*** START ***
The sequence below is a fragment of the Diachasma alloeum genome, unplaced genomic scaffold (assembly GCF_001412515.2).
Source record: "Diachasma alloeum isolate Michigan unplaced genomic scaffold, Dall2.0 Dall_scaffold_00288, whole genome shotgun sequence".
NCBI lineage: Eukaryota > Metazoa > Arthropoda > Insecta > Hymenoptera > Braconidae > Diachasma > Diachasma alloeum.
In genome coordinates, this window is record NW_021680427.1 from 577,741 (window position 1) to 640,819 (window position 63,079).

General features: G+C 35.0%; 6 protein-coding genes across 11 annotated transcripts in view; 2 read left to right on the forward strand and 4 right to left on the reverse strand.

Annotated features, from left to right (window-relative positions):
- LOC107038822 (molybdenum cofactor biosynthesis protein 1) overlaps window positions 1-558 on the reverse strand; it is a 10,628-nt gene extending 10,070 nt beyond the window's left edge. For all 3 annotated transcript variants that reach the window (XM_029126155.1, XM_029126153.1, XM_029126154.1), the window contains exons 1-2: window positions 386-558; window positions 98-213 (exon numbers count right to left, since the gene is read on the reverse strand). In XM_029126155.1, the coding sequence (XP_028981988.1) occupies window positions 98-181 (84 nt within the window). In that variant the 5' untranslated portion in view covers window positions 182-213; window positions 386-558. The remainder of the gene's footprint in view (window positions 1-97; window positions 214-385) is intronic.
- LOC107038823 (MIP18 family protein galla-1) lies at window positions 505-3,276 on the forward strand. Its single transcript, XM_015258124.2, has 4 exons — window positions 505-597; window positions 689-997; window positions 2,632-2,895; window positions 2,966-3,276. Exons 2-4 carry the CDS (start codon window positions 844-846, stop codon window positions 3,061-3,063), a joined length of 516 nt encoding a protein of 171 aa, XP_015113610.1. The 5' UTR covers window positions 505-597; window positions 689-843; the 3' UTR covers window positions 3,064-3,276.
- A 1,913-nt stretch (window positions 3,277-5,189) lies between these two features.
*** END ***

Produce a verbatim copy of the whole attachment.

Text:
The sequence below is a fragment of the Diachasma alloeum genome, unplaced genomic scaffold (assembly GCF_001412515.2).
Source record: "Diachasma alloeum isolate Michigan unplaced genomic scaffold, Dall2.0 Dall_scaffold_00288, whole genome shotgun sequence".
NCBI lineage: Eukaryota > Metazoa > Arthropoda > Insecta > Hymenoptera > Braconidae > Diachasma > Diachasma alloeum.
In genome coordinates, this window is record NW_021680427.1 from 577,741 (window position 1) to 640,819 (window position 63,079).

General features: G+C 35.0%; 6 protein-coding genes across 11 annotated transcripts in view; 2 read left to right on the forward strand and 4 right to left on the reverse strand.

Annotated features, from left to right (window-relative positions):
- LOC107038822 (molybdenum cofactor biosynthesis protein 1) overlaps window positions 1-558 on the reverse strand; it is a 10,628-nt gene extending 10,070 nt beyond the window's left edge. For all 3 annotated transcript variants that reach the window (XM_029126155.1, XM_029126153.1, XM_029126154.1), the window contains exons 1-2: window positions 386-558; window positions 98-213 (exon numbers count right to left, since the gene is read on the reverse strand). In XM_029126155.1, the coding sequence (XP_028981988.1) occupies window positions 98-181 (84 nt within the window). In that variant the 5' untranslated portion in view covers window positions 182-213; window positions 386-558. The remainder of the gene's footprint in view (window positions 1-97; window positions 214-385) is intronic.
- LOC107038823 (MIP18 family protein galla-1) lies at window positions 505-3,276 on the forward strand. Its single transcript, XM_015258124.2, has 4 exons — window positions 505-597; window positions 689-997; window positions 2,632-2,895; window positions 2,966-3,276. Exons 2-4 carry the CDS (start codon window positions 844-846, stop codon window positions 3,061-3,063), a joined length of 516 nt encoding a protein of 171 aa, XP_015113610.1. The 5' UTR covers window positions 505-597; window positions 689-843; the 3' UTR covers window positions 3,064-3,276.
- A 1,913-nt stretch (window positions 3,277-5,189) lies between these two features.